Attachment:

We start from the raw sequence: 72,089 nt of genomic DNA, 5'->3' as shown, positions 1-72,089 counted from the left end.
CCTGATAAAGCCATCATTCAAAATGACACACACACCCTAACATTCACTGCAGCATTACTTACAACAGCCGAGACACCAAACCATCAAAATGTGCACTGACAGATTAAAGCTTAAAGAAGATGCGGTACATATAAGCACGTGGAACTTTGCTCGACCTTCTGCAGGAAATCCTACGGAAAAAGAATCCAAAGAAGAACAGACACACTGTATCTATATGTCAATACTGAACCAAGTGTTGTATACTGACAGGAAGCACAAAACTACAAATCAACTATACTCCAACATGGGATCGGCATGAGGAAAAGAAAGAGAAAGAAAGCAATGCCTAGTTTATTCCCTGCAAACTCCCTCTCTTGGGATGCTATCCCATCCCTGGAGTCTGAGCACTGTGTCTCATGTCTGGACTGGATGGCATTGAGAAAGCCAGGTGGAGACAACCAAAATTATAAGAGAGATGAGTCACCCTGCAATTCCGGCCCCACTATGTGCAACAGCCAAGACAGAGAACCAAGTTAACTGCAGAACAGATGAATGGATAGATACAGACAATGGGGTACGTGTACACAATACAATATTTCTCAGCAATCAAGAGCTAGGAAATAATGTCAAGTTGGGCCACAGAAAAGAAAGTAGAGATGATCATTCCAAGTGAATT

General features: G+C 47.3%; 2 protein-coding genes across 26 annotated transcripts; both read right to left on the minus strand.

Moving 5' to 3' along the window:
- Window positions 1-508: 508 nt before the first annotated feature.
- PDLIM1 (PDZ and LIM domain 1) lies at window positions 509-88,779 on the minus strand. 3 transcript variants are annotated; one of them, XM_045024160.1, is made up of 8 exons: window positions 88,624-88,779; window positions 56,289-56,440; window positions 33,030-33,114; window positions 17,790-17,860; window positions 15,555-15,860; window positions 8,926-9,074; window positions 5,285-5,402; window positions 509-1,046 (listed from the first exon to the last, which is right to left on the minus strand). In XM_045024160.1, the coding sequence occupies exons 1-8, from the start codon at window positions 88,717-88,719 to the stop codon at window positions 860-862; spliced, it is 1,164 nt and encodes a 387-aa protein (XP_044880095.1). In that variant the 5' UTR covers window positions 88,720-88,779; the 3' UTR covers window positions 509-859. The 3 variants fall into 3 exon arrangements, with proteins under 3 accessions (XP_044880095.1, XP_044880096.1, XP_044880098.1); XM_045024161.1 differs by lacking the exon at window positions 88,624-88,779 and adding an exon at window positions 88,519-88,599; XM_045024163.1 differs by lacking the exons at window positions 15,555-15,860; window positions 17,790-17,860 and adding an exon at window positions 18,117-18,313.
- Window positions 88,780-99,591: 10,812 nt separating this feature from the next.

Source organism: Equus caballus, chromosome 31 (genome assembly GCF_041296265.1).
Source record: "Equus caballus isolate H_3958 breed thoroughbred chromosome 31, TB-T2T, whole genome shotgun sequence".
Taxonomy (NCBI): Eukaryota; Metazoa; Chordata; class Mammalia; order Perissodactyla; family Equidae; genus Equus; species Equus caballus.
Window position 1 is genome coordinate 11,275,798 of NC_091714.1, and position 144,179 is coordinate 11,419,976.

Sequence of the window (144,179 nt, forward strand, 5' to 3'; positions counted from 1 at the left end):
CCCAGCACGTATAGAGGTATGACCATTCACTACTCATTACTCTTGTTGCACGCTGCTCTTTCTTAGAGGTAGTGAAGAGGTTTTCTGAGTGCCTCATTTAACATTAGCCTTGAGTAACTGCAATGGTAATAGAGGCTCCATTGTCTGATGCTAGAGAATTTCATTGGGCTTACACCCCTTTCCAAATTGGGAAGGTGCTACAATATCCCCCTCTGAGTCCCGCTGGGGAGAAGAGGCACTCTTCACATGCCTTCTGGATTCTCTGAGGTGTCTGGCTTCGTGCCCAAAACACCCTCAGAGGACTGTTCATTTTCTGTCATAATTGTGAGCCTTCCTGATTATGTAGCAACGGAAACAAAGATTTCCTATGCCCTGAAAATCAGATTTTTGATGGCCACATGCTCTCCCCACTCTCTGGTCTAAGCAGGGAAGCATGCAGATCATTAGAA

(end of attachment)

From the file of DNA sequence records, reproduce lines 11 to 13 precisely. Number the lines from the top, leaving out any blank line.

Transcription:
Window position 1 is genome coordinate 11,275,798 of NC_091714.1, and position 144,179 is coordinate 11,419,976.

Sequence of the window (144,179 nt, forward strand, 5' to 3'; positions counted from 1 at the left end):
CCCAGCACGTATAGAGGTATGACCATTCACTACTCATTACTCTTGTTGCACGCTGCTCTTTCTTAGAGGTAGTGAAGAGGTTTTCTGAGTGCCTCATTTAACATTAGCCTTGAGTAACTGCAATGGTAATAGAGGCTCCATTGTCTGATGCTAGAGAATTTCATTGGGCTTACACCCCTTTCCAAATTGGGAAGGTGCTACAATATCCCCCTCTGAGTCCCGCTGGGGAGAAGAGGCACTCTTCACATGCCTTCTGGATTCTCTGAGGTGTCTGGCTTCGTGCCCAAAACACCCTCAGAGGACTGTTCATTTTCTGTCATAATTGTGAGCCTTCCTGATTATGTAGCAACGGAAACAAAGATTTCCTATGCCCTGAAAATCAGATTTTTGATGGCCACATGCTCTCCCCACTCTCTGGTCTAAGCAGGGAAGCATGCAGATCATTAGAA